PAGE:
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Grounded Theory and Backward Mapping: Exploring the Implementation Context for Wraparound

  • Janet S. WalkerEmail author
  • Nancy Koroloff
Regular Article

Abstract

Within children’s mental health, there is an increasing demand for wider implementation of wraparound and other interventions that can provide comprehensive, individualized, family-driven care. Unfortunately, implementation has proven difficult because these approaches do not necessarily flourish within traditionally organized agencies and systems. This has highlighted the need for information about how mental health agencies and systems must evolve if they are to provide a hospitable implementation environment for these interventions. A first step in developing this information is through research that advances conceptual and theoretical understanding of the impact of contextual factors on implementation. At the same time, there is an immediate need for practical information to guide decision making and policy development in settings where implementation is being undertaken. This article describes a study of wraparound implementation that used a combination of qualitative strategies to meet both of these needs simultaneously. It is argued that these strategies are particularly well suited to the study of emerging practices that reflect—and help drive—transformation in mental health systems.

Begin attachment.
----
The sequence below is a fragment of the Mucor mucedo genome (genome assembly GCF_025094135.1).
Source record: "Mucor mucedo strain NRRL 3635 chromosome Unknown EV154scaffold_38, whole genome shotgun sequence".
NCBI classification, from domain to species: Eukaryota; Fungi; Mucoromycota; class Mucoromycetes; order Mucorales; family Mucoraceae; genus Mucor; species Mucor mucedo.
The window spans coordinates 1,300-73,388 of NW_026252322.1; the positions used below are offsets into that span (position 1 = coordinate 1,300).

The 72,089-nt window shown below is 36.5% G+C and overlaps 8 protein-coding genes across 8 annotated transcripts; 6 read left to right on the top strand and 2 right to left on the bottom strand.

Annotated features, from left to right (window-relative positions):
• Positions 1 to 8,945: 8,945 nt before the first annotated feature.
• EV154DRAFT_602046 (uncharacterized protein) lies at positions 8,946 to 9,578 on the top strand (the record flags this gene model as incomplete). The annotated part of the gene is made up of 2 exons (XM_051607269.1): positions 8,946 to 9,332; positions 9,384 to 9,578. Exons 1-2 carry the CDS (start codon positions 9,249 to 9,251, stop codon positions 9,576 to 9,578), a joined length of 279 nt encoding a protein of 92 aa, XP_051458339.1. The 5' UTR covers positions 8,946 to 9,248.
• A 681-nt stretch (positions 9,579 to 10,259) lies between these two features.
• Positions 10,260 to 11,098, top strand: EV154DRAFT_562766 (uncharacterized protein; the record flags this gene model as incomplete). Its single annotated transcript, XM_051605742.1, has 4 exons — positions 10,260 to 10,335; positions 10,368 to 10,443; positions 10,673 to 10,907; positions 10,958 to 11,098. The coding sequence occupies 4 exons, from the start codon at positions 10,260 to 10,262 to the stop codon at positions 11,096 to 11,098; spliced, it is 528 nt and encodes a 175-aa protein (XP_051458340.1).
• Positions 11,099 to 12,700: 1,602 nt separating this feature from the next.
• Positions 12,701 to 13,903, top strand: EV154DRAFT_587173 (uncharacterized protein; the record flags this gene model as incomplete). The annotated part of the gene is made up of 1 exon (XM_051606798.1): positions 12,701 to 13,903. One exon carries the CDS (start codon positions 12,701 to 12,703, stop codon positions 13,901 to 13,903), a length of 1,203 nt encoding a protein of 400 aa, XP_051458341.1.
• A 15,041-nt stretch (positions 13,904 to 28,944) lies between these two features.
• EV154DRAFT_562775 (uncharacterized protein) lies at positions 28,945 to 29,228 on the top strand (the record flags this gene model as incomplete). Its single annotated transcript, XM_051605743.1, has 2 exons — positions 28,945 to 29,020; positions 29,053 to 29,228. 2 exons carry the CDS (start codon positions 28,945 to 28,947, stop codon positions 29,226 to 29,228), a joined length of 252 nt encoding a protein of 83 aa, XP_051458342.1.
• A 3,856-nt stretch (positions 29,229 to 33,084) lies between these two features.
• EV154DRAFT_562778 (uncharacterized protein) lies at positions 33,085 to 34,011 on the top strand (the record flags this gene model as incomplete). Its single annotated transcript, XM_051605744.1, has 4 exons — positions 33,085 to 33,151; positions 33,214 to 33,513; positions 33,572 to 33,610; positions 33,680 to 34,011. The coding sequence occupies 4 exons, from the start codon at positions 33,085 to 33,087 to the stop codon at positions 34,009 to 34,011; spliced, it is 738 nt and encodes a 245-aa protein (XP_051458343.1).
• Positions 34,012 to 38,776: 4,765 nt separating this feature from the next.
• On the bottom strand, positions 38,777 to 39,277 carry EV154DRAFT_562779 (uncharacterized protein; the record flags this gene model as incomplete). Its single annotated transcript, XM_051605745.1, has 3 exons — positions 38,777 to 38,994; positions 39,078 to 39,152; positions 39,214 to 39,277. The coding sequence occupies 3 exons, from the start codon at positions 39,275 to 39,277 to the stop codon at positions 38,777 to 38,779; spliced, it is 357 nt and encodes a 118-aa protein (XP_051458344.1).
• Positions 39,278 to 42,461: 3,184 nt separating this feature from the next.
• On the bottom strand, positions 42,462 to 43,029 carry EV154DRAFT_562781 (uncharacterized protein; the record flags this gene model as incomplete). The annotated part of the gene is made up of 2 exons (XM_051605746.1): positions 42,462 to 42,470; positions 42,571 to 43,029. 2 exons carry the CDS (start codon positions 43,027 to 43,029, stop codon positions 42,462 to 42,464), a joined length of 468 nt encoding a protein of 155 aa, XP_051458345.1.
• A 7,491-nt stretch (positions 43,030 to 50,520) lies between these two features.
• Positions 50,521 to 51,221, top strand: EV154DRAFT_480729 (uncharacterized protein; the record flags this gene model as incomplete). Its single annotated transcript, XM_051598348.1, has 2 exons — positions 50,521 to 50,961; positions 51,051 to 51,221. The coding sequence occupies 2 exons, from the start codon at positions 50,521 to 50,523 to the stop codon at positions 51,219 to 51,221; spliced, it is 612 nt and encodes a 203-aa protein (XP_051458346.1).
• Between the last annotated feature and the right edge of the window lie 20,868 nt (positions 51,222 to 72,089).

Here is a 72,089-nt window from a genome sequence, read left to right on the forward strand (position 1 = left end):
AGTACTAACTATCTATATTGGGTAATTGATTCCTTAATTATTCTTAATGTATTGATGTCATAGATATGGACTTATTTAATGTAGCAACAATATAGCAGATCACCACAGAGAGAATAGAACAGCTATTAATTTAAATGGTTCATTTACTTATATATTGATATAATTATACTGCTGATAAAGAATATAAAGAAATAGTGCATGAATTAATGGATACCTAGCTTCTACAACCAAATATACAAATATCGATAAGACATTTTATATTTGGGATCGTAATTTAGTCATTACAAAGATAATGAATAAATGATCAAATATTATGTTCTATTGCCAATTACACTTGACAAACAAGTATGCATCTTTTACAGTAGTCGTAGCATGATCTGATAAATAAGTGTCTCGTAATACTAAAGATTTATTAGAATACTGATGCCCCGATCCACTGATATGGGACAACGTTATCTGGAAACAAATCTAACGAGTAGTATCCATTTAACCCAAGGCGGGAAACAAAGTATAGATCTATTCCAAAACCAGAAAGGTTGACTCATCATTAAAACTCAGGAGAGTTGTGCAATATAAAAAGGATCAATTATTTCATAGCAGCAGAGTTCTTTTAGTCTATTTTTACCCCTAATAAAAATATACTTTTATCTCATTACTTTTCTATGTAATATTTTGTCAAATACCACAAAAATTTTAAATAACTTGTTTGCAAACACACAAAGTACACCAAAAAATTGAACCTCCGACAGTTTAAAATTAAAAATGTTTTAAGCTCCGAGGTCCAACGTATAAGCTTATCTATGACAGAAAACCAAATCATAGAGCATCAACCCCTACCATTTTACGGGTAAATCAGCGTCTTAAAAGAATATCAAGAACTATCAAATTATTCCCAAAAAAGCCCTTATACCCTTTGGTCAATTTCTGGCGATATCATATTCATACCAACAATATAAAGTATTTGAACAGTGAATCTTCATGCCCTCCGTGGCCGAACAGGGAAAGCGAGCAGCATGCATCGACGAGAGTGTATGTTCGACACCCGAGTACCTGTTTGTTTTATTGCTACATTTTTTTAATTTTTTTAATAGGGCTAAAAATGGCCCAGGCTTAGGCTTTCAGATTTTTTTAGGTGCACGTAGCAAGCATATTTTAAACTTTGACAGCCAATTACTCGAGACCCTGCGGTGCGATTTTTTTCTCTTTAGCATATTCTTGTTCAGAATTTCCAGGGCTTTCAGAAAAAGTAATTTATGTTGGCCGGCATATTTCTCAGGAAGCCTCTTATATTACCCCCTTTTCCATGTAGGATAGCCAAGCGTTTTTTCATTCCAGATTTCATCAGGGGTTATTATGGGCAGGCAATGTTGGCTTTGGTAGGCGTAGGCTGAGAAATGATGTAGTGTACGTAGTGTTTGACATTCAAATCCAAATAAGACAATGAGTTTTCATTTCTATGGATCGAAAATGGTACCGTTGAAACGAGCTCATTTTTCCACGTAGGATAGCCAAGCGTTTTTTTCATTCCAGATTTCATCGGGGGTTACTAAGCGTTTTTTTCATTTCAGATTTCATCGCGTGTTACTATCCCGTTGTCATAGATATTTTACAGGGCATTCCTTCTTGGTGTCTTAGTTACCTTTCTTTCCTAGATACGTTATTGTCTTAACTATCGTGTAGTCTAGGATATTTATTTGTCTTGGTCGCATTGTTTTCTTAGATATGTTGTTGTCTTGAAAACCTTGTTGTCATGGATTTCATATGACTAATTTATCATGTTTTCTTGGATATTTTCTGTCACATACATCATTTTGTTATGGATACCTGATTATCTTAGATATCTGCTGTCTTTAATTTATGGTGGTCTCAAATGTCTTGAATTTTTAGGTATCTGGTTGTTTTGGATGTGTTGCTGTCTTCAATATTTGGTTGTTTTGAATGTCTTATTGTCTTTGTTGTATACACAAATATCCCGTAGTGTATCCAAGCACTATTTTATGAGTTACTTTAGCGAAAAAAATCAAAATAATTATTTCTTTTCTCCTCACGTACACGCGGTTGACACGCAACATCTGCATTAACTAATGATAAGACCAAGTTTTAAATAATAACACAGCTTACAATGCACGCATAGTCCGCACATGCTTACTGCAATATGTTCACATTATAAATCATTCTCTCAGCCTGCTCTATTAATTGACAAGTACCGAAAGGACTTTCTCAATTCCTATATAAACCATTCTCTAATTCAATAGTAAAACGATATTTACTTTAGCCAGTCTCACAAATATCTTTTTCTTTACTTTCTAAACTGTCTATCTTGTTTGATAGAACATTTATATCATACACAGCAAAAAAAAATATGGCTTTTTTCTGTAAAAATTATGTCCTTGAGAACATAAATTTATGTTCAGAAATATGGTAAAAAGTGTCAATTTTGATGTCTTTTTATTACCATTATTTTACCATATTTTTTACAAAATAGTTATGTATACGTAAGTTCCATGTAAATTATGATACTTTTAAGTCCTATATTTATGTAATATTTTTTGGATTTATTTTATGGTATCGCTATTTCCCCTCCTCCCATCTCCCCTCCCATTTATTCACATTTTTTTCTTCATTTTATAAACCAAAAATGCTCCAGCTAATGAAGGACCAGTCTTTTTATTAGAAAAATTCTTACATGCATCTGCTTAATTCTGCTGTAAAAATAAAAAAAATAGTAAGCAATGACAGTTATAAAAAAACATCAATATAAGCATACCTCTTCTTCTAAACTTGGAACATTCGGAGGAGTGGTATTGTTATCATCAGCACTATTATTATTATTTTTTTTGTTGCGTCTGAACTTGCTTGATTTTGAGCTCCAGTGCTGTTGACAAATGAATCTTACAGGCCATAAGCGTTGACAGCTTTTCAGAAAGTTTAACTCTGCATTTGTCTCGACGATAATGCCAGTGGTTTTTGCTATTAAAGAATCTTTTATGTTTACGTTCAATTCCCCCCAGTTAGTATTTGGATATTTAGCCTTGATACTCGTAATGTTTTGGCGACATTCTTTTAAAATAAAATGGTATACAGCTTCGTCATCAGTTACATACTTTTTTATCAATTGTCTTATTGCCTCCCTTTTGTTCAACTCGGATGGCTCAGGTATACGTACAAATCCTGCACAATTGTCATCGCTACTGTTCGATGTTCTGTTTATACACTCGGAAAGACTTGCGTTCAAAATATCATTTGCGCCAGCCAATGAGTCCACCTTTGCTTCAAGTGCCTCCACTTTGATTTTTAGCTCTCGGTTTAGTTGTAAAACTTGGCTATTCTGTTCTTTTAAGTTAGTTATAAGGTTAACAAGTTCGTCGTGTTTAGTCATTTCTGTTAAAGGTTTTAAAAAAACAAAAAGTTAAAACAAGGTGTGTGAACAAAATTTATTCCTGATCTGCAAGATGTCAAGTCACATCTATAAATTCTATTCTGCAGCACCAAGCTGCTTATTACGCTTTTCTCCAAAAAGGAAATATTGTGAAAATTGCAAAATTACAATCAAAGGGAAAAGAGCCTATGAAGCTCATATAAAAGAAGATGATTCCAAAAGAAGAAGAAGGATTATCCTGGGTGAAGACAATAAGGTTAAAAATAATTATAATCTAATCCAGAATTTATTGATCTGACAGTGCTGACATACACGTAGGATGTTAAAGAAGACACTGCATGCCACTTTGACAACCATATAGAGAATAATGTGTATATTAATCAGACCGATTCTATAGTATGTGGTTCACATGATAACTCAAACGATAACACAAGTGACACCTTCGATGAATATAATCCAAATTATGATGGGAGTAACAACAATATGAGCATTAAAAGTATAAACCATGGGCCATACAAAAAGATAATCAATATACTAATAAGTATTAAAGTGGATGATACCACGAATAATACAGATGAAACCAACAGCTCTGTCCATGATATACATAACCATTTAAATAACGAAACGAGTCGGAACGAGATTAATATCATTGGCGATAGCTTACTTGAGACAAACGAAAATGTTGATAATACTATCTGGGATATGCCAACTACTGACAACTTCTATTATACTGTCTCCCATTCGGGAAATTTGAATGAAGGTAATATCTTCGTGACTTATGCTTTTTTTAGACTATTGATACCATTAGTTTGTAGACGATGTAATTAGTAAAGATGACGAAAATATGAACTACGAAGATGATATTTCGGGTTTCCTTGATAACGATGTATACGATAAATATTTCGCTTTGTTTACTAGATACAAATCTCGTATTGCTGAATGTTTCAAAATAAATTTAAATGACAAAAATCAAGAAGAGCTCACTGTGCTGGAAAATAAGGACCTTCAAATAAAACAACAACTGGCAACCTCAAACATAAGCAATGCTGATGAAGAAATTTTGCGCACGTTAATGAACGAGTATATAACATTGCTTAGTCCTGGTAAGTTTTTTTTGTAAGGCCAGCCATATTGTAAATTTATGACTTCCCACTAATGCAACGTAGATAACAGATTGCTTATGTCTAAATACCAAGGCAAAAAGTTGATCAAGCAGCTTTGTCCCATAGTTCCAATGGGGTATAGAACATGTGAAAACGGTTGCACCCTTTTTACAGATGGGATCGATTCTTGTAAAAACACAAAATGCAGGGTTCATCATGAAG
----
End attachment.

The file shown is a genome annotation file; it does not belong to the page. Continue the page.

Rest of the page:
Keywords

implementation wraparound transformation qualitative research 

Notes

Acknowledgments

This research was conducted with funding from the National Institute of Disability and Rehabilitation Research (NIDRR), United States Department of Education, and the Center for Mental Health Services Substance Abuse and Mental Health Services Administration (NIDRR grant number H133B990025). The content does not necessarily represent the views or policies of the funding agencies. The authors wish to thank the research participants for the insights offered during the interviews and feedback sessions described in this article.

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Copyright information

© National Council for Community Behavioral Healthcare 2007

Authors and Affiliations

  1. 1.Research and Training Center on Family Support and Children’s Mental Health, Regional Research InstitutePortland State UniversityPortlandUSA

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